"They're doing a media blitz and saying things are a go when in actual fact, they're not," he said. "We are in strong opposition to the route they've chosen and we have Tsilhqot'in and non-Tsilhqot'in people on our side."

The Kitimat LNG facility received environmental approval in 2006 and has obtained an export licence, while the pipeline received regulatory approval in 2008. Still, there has been no commitment from overseas LNG customers that would allow the $4.5-billion project to get off the ground.

"A Final Investment Decision for Kitimat LNG is still contingent on completion of the project's Front End Engineering and Design (FEED) to gain greater project cost and execution certainty, establishing a clear, competitive and stable fiscal framework with Government, gaining additional First Nations support and having LNG contracts in place," Robinson said.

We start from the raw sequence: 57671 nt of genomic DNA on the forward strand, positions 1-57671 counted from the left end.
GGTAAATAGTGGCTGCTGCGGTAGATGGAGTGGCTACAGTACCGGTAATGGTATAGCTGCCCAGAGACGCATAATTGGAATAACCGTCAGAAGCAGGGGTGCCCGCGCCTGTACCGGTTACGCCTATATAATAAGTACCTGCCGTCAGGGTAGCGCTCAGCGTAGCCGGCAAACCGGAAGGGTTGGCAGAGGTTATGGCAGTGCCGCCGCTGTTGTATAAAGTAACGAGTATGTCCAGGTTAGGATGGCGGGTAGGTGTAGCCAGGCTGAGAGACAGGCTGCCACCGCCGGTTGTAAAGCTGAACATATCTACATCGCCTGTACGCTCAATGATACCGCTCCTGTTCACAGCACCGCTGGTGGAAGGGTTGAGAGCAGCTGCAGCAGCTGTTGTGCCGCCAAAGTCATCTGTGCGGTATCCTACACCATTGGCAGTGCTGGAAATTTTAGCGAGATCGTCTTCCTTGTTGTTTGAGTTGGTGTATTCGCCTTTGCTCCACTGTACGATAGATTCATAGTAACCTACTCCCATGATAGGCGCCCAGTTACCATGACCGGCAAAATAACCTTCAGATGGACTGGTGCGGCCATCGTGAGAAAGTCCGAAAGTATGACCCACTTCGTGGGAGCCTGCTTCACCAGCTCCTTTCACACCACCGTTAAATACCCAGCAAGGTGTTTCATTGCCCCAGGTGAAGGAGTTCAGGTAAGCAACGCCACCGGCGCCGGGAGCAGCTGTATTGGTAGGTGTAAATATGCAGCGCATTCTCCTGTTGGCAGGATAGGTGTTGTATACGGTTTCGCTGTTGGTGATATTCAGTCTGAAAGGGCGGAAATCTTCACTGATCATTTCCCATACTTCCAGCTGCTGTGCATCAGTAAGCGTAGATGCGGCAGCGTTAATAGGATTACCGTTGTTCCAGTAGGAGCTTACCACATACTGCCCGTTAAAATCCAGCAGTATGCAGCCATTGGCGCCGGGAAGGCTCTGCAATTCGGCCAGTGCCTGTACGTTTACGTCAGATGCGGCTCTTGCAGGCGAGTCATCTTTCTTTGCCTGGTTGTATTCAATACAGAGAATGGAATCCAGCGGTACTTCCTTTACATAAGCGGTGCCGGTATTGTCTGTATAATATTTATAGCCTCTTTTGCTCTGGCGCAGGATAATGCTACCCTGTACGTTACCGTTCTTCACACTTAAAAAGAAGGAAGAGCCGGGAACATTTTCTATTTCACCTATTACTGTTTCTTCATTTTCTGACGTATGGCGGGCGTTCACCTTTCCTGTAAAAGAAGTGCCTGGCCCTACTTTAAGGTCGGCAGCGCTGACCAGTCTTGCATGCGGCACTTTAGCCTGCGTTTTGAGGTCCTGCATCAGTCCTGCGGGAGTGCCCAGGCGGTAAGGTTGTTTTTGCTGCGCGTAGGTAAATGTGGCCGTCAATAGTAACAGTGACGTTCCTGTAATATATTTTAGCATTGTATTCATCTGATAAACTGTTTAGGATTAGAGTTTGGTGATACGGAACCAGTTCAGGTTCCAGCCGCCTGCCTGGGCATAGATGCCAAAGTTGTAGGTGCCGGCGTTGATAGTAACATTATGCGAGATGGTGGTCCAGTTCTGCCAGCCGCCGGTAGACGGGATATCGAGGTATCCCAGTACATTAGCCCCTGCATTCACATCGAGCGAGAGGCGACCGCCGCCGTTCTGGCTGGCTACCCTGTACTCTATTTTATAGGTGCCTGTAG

The eventuality of the project was thrown into uncertainty last summer when 50 percent partner Apache—who was to produce the LNG for the project—pulled out, highlighting global gas market uncertainty. Woodside Petroleum purchased Apache's stake in December 2014, adding some financial stability to the project.

If green-lit, the pipeline and LNG facility would transport 10 million tonnes of LNG each year, mainly to Asia. The gas would be sourced in the Liard and Horn River basins in the northeastern corner of BC where extensive hydraulic fracturing, or fracking, operations are underway.